Some employees are numbers driven; they will get behind any initiative that has a good chance of making them more money. Others prefer social context, wanting to feel like they are doing right by the world and their conscience. You no doubt have both of these employee types working in your organization, so speak to both types of conversation when discussing diversity and inclusion.
Ask for employee feedback – and listen to it
Like any company-wide initiative, employees are bound to have feelings (positive or negative) about your diversity strategy. So ask them about it. In your questions, be sure you are covering:
- Feelings about diversity and inclusion broadly as a business tactic
- Do employees face discrimination or feel they are being subject to unconscious biases at work?
- Are there concerns about how the D&I strategy is being implemented that makes employees feel like it will cause them to be discriminated against or subject to unconscious bias at work?
- Do employees feel that any changes have helped (or hindered) them when it comes to doing their best work?
In the feedback forms, it is important to focus on the end result: is the workforce becoming more inclusive and are employees able to be more productive, happy, engaged, etc? Often, feedback forms speak only of the strategy itself, but not the impact; this is where companies go wrong. If employees feel they are more able to do their best work, then great. If not, try to address implementation issues that are causing unintended consequences.
Highlight individual voices, not “diversifying the workforce”
When looking at a diversity and inclusion strategy, the goal is to leverage the unique strengths of your employees in order to further their professional development and add value to the business. So say that! Sometimes, diversity strategies get caught up in the specific tactics a company will use to increase diversity that they forget the reason why they created a strategy in the first place; to make everyone feel more valued.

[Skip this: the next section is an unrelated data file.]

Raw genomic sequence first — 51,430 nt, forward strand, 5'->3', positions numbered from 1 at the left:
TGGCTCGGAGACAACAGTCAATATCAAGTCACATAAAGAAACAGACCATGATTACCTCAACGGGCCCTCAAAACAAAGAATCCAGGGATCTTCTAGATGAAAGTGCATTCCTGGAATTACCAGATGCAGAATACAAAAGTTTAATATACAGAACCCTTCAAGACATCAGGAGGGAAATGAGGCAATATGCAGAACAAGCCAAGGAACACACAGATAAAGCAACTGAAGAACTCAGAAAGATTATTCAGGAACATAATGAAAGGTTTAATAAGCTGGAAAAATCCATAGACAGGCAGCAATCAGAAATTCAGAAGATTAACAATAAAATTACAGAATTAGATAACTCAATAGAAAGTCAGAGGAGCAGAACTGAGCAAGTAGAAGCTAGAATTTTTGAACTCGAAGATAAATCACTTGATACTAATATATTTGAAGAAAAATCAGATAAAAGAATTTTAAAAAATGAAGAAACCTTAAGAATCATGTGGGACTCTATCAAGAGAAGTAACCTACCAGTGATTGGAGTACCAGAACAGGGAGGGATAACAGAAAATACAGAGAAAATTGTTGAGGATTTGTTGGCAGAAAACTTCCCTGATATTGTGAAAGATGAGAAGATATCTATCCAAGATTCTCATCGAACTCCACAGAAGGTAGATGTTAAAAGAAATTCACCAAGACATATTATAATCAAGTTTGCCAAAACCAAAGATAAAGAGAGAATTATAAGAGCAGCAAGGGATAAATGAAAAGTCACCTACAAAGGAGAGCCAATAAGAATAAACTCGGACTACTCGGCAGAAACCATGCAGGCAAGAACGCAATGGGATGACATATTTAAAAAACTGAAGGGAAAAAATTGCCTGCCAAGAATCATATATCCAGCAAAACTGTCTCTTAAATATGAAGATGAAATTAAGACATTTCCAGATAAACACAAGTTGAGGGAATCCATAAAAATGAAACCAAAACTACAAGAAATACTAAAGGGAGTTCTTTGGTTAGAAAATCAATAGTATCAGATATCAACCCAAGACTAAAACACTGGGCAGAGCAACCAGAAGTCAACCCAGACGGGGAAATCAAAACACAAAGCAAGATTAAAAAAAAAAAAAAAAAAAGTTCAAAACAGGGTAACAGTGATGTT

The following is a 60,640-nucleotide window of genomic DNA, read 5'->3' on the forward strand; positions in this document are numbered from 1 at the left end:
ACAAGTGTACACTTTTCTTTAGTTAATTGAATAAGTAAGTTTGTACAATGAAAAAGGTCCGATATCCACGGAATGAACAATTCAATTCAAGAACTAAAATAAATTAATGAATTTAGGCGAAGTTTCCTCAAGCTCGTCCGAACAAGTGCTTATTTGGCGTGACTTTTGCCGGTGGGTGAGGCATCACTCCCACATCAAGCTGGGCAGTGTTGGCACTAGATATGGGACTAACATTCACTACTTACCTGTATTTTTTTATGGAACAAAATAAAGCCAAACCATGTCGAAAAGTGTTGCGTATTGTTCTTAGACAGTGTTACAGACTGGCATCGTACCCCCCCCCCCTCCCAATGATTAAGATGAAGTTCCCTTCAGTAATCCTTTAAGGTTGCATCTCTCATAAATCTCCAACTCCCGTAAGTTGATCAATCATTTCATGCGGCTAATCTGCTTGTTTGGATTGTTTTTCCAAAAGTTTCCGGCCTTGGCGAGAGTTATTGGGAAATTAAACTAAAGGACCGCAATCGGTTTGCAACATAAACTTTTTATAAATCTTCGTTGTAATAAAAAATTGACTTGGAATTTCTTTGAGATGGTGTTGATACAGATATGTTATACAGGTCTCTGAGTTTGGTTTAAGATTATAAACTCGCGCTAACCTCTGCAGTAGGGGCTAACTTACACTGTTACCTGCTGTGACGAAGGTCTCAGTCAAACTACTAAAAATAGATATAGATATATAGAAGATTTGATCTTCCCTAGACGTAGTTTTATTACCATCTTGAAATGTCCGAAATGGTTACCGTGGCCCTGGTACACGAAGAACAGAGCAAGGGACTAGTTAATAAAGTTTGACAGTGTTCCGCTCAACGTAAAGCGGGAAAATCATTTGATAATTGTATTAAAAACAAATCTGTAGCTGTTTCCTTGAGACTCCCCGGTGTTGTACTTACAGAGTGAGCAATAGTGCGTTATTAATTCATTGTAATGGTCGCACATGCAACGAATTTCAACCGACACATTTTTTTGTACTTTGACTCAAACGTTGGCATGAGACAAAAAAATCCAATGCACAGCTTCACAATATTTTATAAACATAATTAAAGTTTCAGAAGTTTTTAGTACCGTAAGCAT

As you draft your strategies, feedback channels, and new initiatives, ask yourself: Is this initiative going to enable my employees to find their unique value and their unique voice?
- If so, then go ahead.
- If it will help some groups but not others, see if there is a balance you can put in to empower other groups or see if there is already an initiative in place for other groups (this is the most common type of initiative where diversity and inclusion is concerned).
- If it helps one group but hinders another, make sure there are balances – or choose an alternative initiative.
If you have any experiences implementing diversity and inclusion initiatives, write your story in the comments.
Post originally appeared on ziversity.com
Stefan is a diversity and inclusion consultant and Founder of Ziversity, an online diversity recruiting and sourcing platform. He has a number of years of experience in the HR/diversity recruiting space, starting with his research at Yale University and continuing through numerous non-profit positions. He blogs about diversity, inclusion, tech, startups, and cultural commentary. Connect with him on LinkedIn and follow him on Twitter @stefanpalios. Business inquiries can be sent to firstname.lastname@example.org.